The Kurdish population

Thursday, 12 January, 2017 , 16:51

There are no official and reliable statistics on the numerical importance of the Kurds in the Near East states where they live.

Current estimates are based on population statistics for each department or governorate in the Kurdish majority settlement area. To this figure is added an estimate of the Kurdish population living in other parts of the country - outside Kurdistan.

Also in Turkey the Kurdish settlement area comprises the 23 vilayets (departments) of eastern and south-eastern Anatolia and the Kurdish districts of Sivas and Marash covering an area of about 230,000 square kilometers. The territory, which the Kurds call Northern Kurdistan (Kurdistana Bakur), has 14.2 million inhabitants in 2016. According to several surveys, 86% of them are Kurds, the remainder being Arab minorities (Urfa , Mardin, Siirt) and Turkish (mainly military, police and civil servants), as well as Syriacs and Armenians. So in 2016 there are about 12.2 million Kurds still living in Kurdistan in Turkey.

We know that there are also strong Kurdish communities in the big Turkish metropolises like Istanbul, Izmir, Ankara, Adana and Mersin. The numerical importance of this "diaspora" is estimated according to sources at 7 to 10 million, of which more than 3 million in Istanbul, which is the largest Kurdish city in the world and where in the June 2015 elections the pro-Kurdish HDP party won 11 seats of deputies.
Assuming an average estimate of 8 million Kurds in the Turkish part of Turkey, thus arrives at the figure of 20 million Kurds in Turkey, about 25% of the total population of this country.

It should be noted that in 2014, the European Commission assessed the Kurdish population of Turkey in a range of 14 to 18 million. Some Turkish demographers predict that if the current high Kurdish birth rate should continue, the Kurds could by 2050 constitute the majority of the population of Turkey? Hence the policies of forced displacement towards the west of the country in order to assimilate (turquize) the largest possible number of Kurds in order to avert this "peril".

With the same methodology, Iranian Kurdistan reaches a population of about 10 million, or 12.5% of the population of Iran (80 million) in Iranian Kurdistan (Kordestan, Kermanshahan, Ilam and Western Azerbaidjan provinces) . In addition, the Kurdish communities of Khorassan (1.5 million) and Tehran (0.5 million) account for a total of about 12 million Kurds in Iran (15% of the total population).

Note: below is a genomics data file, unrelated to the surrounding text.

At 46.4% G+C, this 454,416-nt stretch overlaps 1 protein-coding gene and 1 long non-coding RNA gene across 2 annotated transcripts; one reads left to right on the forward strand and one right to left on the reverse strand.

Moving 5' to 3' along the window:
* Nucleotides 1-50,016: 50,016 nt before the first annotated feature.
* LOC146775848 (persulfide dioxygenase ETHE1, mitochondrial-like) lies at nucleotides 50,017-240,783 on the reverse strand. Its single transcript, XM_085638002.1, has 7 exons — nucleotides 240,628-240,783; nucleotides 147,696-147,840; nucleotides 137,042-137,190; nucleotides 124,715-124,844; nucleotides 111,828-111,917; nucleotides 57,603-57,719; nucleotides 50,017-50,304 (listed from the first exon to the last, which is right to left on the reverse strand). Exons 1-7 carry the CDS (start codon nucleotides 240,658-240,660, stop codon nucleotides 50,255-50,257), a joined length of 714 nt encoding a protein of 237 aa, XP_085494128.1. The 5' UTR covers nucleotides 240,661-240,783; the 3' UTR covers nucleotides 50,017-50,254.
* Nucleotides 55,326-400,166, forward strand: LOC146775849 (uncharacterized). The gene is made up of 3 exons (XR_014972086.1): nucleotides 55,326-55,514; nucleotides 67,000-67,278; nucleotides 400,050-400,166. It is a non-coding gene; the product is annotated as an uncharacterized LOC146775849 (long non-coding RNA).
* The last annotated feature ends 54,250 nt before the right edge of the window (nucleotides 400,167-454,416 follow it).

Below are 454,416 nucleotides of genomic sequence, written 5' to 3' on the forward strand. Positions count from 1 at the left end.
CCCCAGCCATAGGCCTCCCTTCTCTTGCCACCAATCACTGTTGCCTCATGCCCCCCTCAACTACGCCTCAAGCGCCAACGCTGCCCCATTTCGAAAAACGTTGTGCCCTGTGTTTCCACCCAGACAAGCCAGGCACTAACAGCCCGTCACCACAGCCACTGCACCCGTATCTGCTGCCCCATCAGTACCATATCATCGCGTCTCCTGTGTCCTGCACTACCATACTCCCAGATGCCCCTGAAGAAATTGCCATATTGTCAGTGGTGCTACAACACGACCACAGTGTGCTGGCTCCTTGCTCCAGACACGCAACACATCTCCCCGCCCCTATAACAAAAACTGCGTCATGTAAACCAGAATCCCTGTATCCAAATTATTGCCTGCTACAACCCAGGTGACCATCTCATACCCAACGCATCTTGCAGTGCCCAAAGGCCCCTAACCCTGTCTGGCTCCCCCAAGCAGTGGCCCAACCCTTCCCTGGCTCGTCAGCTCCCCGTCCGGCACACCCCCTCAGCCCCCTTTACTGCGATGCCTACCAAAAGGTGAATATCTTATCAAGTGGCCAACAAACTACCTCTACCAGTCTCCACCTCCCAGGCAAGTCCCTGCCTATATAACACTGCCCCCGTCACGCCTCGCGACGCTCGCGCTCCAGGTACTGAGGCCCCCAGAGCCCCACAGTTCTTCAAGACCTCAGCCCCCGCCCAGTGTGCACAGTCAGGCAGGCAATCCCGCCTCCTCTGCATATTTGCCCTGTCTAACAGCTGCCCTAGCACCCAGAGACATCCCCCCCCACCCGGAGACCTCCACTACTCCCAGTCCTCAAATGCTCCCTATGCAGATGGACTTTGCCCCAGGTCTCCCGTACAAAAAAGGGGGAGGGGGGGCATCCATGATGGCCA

For Iraqi Kurdistan more precise figures are available. By 2016 there were 5.4 million Kurds in the three governorates (Erbil, Duhok, Suleimanieh) in the Federated Kurdistan Region and about 3 million Kurds in the adjoining Kurdish territories not officially located in the Kurdistan region. The Kurdish population in Iraq thus amounts to 8.4 million, or 26.5% of the total population of Iraq.

Iraqi Kurdistan also contains Christian minorities (about 100,000) and Turkmen (500,000), as well as 1.8 million refugees and displaced persons.

In Syria, the civil war completely disrupted the demographic balance in the three Kurdish cantons (Djezirah, Kobane and Afrin) with an estimated population of 2.5 million. Added to this are the Kurdish communities of Aleppo and Damascus with more than one million people. In all, the Syrian Kurdish population can be estimated at 3 to 3.5 million, or nearly 15% of the population of Syria.

Finally, the Kurdish diaspora in Western Europe is estimated at 1.5 million people (see our section "Kurdish Diaspora")
Thus the total in 2016, there are approximately 36 to 45 million Kurds as follows:

PaysMinimum EstimateCurrent Estimate% minimum of total population% current of total population
1Turkey15 million20 million19,00%25,00%
2Iran10 million12 million13,00%17,50%
3Iraq8 million8,5 million25,00%27,00%
4Syria3 million3,6 million12,50%15,00%
5Kurdish diaspora in Europe1,2 million1,5 million  
6Kurdish Diaspora of the former USSR0,4 million0,5 million  
XTOTAL36,4 million45,6 million  


Largely rural until the late 1960s, the Kurdish population is now more than 75% urbanized. The destruction of 90% of Kurdish villages in Iraq under the Saddam Hussein regime and the destruction of 3,428 Kurdish villages and hamlets in Turkey in the 1990s accentuated the rural exodus.

The biggest cities of Kurdistan are in the North: Diyarbakir (1.5 million inhabitants), Antep and Urfa; In the East: Kermanchah (850,000 inhabitants) and Sinneh (432,000 inhabitants); In the south: Erbil (the capital of the Kurdistan Regional Government, 1,431,000), Suleimaniah (1,613,000), Kirkuk (750,000) and Duhok (912,500) in Syrian Kurdistan: Afrin, Qamishli, Kobane are the main urban centers.